Jurado again appeared on television and in films during the 1970s. During this time, she worked on television both in the United States and in Mexico. She made guest appearances in Playhouse Drama and The Rifleman. She also co-starred in the short-lived television series a.k.a. Pablo in 1984, a situation comedy series for ABC, with Paul Rodriguez.

In the 1970s she starred in a series of Mexican critical films like Los albañiles (1975), El elegido (1976), The Children of Sanchez (1978) and La Seducción (1980), directed by Arturo Ripstein. Tragedy struck when her son died in an automobile accident in 1981 at the age of 35.

In 1984, she acted in the film Under the Volcano, directed by John Huston. In the 1990s Katy reappeared in Mexican Telenovelas.

In 1998, she completed a timely Spanish-language film for director Arturo Ripstein called El Evangelio de las Maravillas about a millennium sect. She won the best supporting Actress silver Ariel for this role.[2] Katy had a cameo in the film The Hi-Lo Country by the filmmaker Stephen Frears, who called for his first Western as his "lucky charm."[9]

In 1992, Jurado was honored with the Golden Boot Award for her notable contribution to the western movies. In 2002 she made her final film appearance in Un secreto de Esperanza.

Personal life[edit]

Jurado's first husband was the Mexican actor Victor Velázquez (the stepfather of the Mexican actresses Tere and Lorena Velázquez). With Velázquez fathered two Children, Sandra and Victor. Victor died tragically in an accident on a highway near Monterrey, plunging Katy into a deep sadness that she could never overcome, and that led her to abandon her acting career for a few years.

Early in her career in Hollywood, Jurado had affairs with John Wayne, Budd Boetticher and Tyrone Power. Marlon Brando was smitten with Katy Jurado after seeing her in High Noon. He was involved at the time with Movita Castaneda and was having a parallel relationship with Rita Moreno. Brando told Joseph L. Mankiewicz that he was attracted to "her enigmatic eyes, black as hell, pointing at you like fiery arrows".[4] They struck up a close friendship when Brando filmed Viva Zapata! in Mexico. Jurado recalled years later in an interview that "Marlon called me one night for a date, and I accepted. I knew all about Movita. I knew he had a thing for Rita Moreno. Hell, it was just a date. I didn't plan to marry him".[4] However, their first date became the beginning of an extended affair that lasted many years and peaked at the time they worked together on One-Eyed Jacks (1960), a film directed by Brando.[4]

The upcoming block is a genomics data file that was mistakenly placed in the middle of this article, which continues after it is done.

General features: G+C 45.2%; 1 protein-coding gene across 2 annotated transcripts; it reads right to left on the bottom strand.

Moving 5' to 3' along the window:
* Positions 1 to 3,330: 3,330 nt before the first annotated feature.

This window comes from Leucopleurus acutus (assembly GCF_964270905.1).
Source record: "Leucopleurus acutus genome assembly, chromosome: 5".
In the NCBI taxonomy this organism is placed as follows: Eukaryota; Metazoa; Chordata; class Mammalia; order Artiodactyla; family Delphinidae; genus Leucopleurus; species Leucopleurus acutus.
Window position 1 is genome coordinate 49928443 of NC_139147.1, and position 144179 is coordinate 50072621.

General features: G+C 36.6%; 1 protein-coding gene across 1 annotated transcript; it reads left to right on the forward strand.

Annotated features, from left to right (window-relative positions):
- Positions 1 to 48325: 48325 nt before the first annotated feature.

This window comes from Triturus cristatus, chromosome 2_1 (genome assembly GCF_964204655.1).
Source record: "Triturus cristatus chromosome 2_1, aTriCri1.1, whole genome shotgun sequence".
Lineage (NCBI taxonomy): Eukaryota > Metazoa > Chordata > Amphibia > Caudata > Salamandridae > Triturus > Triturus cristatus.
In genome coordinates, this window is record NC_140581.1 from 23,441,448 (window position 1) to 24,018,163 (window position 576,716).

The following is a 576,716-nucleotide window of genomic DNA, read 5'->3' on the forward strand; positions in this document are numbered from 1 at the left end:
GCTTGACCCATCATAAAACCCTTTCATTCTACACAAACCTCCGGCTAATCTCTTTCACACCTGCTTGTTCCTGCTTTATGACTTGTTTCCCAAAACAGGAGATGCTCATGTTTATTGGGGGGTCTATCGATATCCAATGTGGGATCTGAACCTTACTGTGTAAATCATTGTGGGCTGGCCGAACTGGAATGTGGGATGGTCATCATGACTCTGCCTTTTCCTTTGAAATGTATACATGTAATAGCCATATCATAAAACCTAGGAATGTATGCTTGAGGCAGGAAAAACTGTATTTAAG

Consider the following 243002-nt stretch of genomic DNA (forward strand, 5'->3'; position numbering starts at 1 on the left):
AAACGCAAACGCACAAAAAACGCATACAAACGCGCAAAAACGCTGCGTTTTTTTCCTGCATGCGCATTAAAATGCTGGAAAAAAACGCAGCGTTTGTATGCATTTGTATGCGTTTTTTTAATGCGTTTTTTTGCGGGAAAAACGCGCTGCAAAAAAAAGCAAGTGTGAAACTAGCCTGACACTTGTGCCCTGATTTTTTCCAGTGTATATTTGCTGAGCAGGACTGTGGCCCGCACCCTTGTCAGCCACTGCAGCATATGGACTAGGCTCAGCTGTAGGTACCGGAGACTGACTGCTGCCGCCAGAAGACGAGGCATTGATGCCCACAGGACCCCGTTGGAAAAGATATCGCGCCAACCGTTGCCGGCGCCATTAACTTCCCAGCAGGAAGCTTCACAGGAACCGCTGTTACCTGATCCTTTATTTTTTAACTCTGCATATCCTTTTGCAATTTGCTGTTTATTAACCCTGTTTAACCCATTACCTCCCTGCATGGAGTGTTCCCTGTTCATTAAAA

During the filming of the movie Vera Cruz in Cuernavaca, Jurado met the American actor Ernest Borgnine, who became her second husband on December 31, 1959. They filmed together the film The Badlanders in 1959. The couple founded the movie production company SANVIO CORP. The marriage ended in 1964 in the words of Katy, due to the ill and violently jealous Borgnine.

Jurado with Ernest Borgnine in the 1958 film The Badlanders (1958)

However, her true love was the western novelist Louis L'Amour. Jurado said: "I have love letters that he wrote me until the last day of his life.[10]

She also maintained a close friendship with stars like Anthony Quinn, Burt Lancaster, Sam Peckinpah, Frank Sinatra, Alan Ladd, Sammy Davis Jr., Dolores del Río, John Wayne and many others.[11] Mexican director Arturo Ripstein said about Jurado: "Katy Jurado's face seems formidable, has a tragic dimension exceptional in the Mexican Cinema, and really a splendid actress. She's like Anna Magnani, but flavored tequila and lemon.".[12]